Out of the darkness and horror of Calvary came the voice of the Lamb, saying, “Father, into thy hands I commend my spirit” (Luke 23:46). And the dark was no longer dark, for He was with His Father. He had come from God, and to God he had returned. So also those who walk with God in this earthly pilgrimage know from blessed experience that He will not abandon His children who trust in Him. In the night of death His presence will be “better than a light and safer than a known way.”

The reality of the Resurrection was voiced by the martyr Stephen as he looked upward and cried: “I see the heavens opened, and the Son of man standing on the right hand of God” (Acts 7:56).

Saul, on the road to Damascus, had a vision of the risen, exalted Christ. Later, as Paul, defender of truth and fearless missionary in the service of the Master, he bore witness of the risen Lord as he declared to the Saints at Corinth: “Christ died for our sins according to the scriptures; … he was buried, and … rose again the third day according to the scriptures: … he was seen of Cephas, then of the twelve:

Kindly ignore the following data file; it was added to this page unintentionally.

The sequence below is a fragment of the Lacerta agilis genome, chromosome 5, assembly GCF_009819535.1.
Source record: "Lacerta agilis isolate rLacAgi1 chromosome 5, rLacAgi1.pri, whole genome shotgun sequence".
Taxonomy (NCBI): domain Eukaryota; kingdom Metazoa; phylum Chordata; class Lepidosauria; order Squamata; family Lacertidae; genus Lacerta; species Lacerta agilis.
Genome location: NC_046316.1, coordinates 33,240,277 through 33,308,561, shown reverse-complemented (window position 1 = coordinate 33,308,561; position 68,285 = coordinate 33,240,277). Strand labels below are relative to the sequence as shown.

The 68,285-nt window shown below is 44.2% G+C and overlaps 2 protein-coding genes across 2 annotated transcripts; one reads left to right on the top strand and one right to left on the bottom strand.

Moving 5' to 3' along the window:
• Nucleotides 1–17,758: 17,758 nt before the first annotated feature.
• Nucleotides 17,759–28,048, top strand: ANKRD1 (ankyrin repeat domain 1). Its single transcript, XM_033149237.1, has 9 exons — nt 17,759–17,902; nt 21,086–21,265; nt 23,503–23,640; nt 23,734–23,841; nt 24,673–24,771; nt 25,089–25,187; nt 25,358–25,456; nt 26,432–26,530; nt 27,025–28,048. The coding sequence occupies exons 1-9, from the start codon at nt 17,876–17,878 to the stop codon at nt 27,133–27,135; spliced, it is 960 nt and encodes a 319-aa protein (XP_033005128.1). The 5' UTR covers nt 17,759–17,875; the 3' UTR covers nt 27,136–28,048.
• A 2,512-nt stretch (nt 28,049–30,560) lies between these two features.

“After that, he was seen of above five hundred brethren at once. … He was seen of James; then of all the apostles.

“And last of all he was seen of me” (1 Cor. 15:3–8).

In our dispensation this same testimony was spoken boldly by the Prophet Joseph Smith, as he and Sidney Rigdon testified: “And now, after the many testimonies which have been given of him, this is the testimony, last of all, which we give of him: That he lives!

“For we saw him, even on the right hand of God; and we heard the voice bearing record that he is the Only Begotten of the Father—

“That by him, and through him, and of him, the worlds are and were created, and the inhabitants thereof are begotten sons and daughters unto God” (D&C 76:22–24).

This is the knowledge that sustains. This is the truth that comforts. This is the assurance that guides those bowed down with grief out of the shadows and into the light.